Tamir Rice was a 12-year-old child from Cleveland. He had taken a replica airsoft revolver to the park to play with in the snow. This airsoft gun, which fired plastic pellets and posed no threat to anyone, was taken for a real gun by the police. Rice had taken a seat in a gazebo, and with the gun tucked away, stood up and walked to the edge of said gazebo. He was then shot by a police officer. An officer in the car called for assistance over the radio “Black male, maybe 20, black revolver, black handgun by him. Send E.M.S. this way, and a roadblock.” Rice was not a 20-year-old adult like the call stated. He was a 12-year-old preteen. According to the New York Times, “multiple layers in Cleveland’s 911 system, crucial information from the initial call about ‘a guy in here with a pistol’ was never relayed to the responding police officers, including the caller’s caveats that the gun was ‘probably fake’ and that the wielder was ‘probably a juvenile.’”There is no reason anyone should be shot by police without them trying to deescalate the situation, let alone a child with a toy gun. This prompts the question, what would the outcome of the situation have been if Rittenhouse was black? Would the police officers have been as cooperating and respectful before the shooting? Would he have been able to go home without being arrested after the shooting? Would he still be alive, or would the police have shot him?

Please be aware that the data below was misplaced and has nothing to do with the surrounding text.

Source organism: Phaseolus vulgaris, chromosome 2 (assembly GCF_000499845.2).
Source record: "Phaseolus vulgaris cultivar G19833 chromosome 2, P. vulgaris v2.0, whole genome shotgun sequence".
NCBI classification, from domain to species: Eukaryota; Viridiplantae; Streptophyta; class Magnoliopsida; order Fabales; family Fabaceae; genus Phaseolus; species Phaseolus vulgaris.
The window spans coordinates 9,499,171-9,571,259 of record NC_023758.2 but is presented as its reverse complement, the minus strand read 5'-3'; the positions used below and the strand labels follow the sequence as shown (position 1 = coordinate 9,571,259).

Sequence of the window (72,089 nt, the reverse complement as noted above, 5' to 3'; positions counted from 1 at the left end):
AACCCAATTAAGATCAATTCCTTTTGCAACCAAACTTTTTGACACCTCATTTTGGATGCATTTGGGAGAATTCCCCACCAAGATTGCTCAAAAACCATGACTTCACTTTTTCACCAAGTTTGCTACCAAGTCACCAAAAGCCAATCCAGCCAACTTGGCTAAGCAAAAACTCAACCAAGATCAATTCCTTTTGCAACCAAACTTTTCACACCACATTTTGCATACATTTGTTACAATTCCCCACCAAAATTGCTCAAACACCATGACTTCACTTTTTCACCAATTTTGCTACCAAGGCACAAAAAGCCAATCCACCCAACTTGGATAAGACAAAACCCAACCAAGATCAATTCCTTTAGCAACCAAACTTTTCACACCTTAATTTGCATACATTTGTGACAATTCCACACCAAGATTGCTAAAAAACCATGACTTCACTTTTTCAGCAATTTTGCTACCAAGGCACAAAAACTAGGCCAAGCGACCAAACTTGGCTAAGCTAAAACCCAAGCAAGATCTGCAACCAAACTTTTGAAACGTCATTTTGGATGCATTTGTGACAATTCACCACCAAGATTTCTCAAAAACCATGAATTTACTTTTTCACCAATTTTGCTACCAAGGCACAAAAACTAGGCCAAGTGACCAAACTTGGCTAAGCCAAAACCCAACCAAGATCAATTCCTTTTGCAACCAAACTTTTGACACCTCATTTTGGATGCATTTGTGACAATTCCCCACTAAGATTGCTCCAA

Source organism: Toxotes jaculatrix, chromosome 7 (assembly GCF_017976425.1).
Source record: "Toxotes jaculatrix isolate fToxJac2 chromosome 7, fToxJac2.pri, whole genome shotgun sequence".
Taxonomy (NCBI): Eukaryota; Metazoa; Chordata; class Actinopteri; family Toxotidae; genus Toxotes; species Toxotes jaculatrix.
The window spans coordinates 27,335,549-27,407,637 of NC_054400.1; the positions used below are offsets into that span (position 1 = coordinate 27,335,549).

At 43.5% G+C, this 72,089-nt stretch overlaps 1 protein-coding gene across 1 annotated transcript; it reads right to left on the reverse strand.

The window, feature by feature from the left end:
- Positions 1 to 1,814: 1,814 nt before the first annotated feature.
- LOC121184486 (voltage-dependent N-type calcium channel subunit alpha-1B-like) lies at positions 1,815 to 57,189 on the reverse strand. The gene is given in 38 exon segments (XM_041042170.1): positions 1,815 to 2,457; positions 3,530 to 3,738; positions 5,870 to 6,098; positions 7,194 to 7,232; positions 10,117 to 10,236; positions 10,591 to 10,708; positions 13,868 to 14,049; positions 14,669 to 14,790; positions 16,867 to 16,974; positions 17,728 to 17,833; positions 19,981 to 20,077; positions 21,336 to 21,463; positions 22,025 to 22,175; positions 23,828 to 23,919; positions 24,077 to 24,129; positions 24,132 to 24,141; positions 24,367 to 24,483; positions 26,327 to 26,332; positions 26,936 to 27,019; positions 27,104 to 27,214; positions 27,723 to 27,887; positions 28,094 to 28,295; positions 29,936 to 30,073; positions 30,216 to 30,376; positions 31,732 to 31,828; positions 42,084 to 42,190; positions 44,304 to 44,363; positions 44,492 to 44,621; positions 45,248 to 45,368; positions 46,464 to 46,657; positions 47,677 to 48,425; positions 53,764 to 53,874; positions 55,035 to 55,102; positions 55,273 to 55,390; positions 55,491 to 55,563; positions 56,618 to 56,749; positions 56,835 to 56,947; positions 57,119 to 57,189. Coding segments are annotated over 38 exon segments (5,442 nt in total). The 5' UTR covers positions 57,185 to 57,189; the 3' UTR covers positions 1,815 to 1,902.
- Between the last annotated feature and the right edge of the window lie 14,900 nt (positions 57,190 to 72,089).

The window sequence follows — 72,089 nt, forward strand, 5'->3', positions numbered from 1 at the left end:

Secondly, Rittenhouse’s whiteness benefitted him during the protest because the second amendment disproportionately favors white Americans. Although it is impossible to prove that Rittenhouse would have had a different outcome if he weren’t white, there is substantial evidence showing that black men, especially those carrying weapons, legally or illegally, are shot and killed by police at a higher rate than white men in the same situations. An article from Raw Story also shows 8 scenarios where white men pointed guns at cops and walked away from the situation without being killed, showing that skin color does determine how cops react to certain situations.